One of our favourite destination is Walby Farm park; not far to go and so much to do, especially on a rainy day and it is good to have something up one's sleeve. When in South London it was the soft play at the Brixton Rec or Peckham and here is a far superior Walby Farm Park.
I was so pleased when I discovered Walby because it meant that I could get a latte and the boys could enjoy action. Usually they made a friend and wear themselves out.
Whenever my sister is visiting us, one of the first things she does is organise a day to Walby, usually with Barry's Taxi and takes all four children with her and I can imagine she does what I do, sit and have a coffee.
I love the fact that Walby are developing what they offer and loved the visiting reindeer at Christmas and now the maze. When Nick's niece came up from Crouch End with her two boys, we all managed to fit in a visit, including Nick. It was brilliant to be able to sit and have an adult conversation over coffee whilst the four boys between 4 and 10 were happily occupying themselves. Well done Neil and Katie.
Jazzy sharing strategy with the younger Kittoe or is he giving a lecture? Wonder where he gets that from....
A pre-condition of getting Leah from the Dog's home was that she would need to be speyed. As usual, Nick, trained in Lambeth's Dog psychology, wanted none of it. We ignored the Dog's Refuge for a year and eventually they just made the appointment and summoned Leah to the Vet.
Being unused to having a Bitch we thought they all these dog loving people would be up on advances in medical technology and use key hole surgery to simply tie up the tubes. Not so, a full removal of all parts plus they do not use self dissolving stitches. Poor Leah is now confined with a cone to being walked on lead. So no more running freely and she is totally fed up and this is only day 3.
Cycling solo is not something I would have attempted in a City or even in Carlisle. Last weekend, the weather was dull and seemed just right to explore Solway villages by cycle.
Mostly on c roads this map sets out a lovely route; apparently these were the highways of medieval times. I have yet to explore the history of the area in detail, however there is no doubt that the same quiet lanes saw much action with border battles with Scotland.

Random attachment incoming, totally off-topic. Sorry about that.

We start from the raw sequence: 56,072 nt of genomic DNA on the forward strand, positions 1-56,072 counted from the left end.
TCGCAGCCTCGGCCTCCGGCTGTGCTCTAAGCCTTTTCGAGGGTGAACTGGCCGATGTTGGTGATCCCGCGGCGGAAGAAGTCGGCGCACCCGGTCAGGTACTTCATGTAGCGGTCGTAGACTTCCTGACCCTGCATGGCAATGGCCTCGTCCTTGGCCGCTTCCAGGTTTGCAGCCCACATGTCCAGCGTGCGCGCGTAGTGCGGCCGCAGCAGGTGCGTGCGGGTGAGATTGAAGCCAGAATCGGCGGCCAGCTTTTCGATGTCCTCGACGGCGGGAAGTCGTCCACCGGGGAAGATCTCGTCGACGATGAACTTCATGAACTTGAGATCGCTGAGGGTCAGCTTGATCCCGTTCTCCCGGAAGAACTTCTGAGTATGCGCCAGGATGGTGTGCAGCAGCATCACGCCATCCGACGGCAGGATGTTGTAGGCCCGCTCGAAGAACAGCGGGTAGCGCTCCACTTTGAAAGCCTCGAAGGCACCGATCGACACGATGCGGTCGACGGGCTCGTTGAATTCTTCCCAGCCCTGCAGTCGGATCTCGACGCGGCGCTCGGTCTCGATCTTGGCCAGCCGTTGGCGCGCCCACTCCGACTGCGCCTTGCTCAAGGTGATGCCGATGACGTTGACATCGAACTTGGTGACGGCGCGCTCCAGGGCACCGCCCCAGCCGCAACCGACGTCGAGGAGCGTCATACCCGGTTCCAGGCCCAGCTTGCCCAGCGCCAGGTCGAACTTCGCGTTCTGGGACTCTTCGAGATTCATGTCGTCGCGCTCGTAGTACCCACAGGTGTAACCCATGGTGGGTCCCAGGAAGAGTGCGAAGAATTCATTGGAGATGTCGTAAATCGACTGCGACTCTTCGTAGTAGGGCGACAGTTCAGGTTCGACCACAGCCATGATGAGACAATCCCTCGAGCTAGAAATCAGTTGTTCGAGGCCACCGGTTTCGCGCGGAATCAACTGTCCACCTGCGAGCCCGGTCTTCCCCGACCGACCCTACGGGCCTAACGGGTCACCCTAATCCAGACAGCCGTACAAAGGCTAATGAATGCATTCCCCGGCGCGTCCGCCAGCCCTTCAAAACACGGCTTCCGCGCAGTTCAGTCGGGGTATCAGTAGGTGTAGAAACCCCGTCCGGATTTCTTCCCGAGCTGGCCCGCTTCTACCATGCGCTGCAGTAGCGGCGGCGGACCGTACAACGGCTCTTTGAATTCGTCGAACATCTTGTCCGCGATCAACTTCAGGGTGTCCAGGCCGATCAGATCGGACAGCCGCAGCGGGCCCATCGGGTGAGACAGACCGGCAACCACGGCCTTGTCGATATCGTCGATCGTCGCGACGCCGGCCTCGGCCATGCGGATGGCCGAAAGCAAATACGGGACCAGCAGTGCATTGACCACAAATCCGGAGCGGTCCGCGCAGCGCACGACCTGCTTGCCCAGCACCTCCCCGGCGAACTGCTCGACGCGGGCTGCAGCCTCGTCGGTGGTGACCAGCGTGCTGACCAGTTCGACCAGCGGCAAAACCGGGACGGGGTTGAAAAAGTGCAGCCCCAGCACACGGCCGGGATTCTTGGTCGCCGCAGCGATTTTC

However, now in 2011 the hedgerows are impressive, the lanes are quiet and cycling is such a civilised way of exploring this area. My only regret was not to bring my purse as I would have loved to have a long lemonade at the Greyhound, Burgh by Sands.
Nick has been managing the woods around the Lough with help from the Forestry Commission. Ours and the adjoining woods includes ancient woodlands; and a large number of trees were planted before the Second World War.
Late last year I noticed what seemed like a coding system on some of the trees: an orange P, dots on some trees and tried to work out what these meant. How I expected to know about woodland management beats me? I had to find out and did not to have to go far; a quick conversation with Nick was enough.
It turns out that our woods had not been managed for some time and required some TLC with some pollarding and coppicing. However it is important to get the timing right; that is in the winter when the sap is down and there are no nesting birds to disturb.
What we are doing in effect is to remove some of the branch cover and let light into the woods to encourage more ground cover plants and also to sustain the bugs and beetles that are part of the food chain for the local bird life.
The orange P is for pollarding - we take the upper branches of a tree off and the tree dies standing up. I can hear a "why"? We do this to allow certain trees to die standing up by ring-barking, or girdling, these trees, that is, cutting them all the way round the lower trunk so that they provide over 50 years shelter and food for a huge variety of grubs and beetles. The bugs and beetle in turn are food for woodpeckers and tree-creepers and mammals like shrews that feed on them....